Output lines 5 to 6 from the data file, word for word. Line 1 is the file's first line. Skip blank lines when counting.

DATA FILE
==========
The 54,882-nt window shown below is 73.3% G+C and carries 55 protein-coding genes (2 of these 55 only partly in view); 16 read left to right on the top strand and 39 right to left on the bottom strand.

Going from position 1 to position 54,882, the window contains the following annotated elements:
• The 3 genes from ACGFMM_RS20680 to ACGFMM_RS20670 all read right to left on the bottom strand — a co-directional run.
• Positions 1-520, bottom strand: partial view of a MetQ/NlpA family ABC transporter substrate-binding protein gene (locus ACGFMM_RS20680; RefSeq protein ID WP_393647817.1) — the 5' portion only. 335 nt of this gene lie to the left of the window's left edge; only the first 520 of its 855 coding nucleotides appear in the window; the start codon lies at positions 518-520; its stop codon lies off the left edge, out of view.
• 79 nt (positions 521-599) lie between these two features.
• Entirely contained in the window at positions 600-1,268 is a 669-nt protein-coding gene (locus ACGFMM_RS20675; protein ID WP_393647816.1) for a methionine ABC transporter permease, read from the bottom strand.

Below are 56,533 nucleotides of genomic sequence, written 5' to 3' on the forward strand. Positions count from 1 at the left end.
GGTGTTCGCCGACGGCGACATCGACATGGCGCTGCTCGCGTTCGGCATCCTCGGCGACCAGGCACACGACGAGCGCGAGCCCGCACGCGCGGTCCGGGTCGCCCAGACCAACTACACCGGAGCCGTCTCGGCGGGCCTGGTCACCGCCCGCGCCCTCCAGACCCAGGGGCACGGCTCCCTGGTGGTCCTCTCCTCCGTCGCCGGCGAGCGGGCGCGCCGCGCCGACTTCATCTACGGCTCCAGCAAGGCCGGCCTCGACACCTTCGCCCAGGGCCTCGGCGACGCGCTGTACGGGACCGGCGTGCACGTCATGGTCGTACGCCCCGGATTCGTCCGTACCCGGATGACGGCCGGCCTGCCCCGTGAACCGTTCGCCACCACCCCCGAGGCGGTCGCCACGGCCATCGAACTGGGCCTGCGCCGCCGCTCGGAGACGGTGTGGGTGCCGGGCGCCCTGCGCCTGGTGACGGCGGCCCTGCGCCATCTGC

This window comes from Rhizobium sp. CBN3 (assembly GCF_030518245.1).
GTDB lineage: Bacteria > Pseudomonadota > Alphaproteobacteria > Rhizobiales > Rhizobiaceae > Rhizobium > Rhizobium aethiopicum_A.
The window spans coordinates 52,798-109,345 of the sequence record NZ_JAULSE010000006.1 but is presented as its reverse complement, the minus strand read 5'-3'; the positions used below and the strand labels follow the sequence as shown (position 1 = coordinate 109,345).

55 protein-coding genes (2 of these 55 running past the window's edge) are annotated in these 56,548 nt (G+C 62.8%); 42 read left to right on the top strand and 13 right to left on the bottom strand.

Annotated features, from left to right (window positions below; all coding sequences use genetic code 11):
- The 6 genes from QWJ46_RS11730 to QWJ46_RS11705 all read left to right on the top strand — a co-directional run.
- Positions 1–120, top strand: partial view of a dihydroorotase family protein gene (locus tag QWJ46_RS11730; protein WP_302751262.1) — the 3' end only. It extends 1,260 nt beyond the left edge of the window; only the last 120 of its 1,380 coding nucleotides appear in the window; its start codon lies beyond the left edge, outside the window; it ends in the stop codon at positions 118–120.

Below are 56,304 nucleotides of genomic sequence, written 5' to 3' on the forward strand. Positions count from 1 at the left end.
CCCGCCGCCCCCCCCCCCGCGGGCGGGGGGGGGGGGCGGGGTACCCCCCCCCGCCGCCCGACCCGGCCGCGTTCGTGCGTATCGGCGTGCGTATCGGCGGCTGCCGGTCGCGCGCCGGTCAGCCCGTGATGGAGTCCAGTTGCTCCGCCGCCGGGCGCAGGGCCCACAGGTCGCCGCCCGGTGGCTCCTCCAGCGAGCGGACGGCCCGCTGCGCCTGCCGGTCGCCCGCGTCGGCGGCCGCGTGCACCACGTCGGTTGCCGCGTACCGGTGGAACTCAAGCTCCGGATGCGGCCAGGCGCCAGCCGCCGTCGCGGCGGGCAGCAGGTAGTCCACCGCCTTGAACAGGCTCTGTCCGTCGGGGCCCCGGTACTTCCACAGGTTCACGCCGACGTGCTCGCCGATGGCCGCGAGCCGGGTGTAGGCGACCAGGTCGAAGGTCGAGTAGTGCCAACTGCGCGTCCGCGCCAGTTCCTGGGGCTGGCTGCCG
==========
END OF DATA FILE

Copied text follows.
• 79 nt (positions 521-599) lie between these two features.
• Entirely contained in the window at positions 600-1,268 is a 669-nt protein-coding gene (locus ACGFMM_RS20675; protein ID WP_393647816.1) for a methionine ABC transporter permease, read from the bottom strand.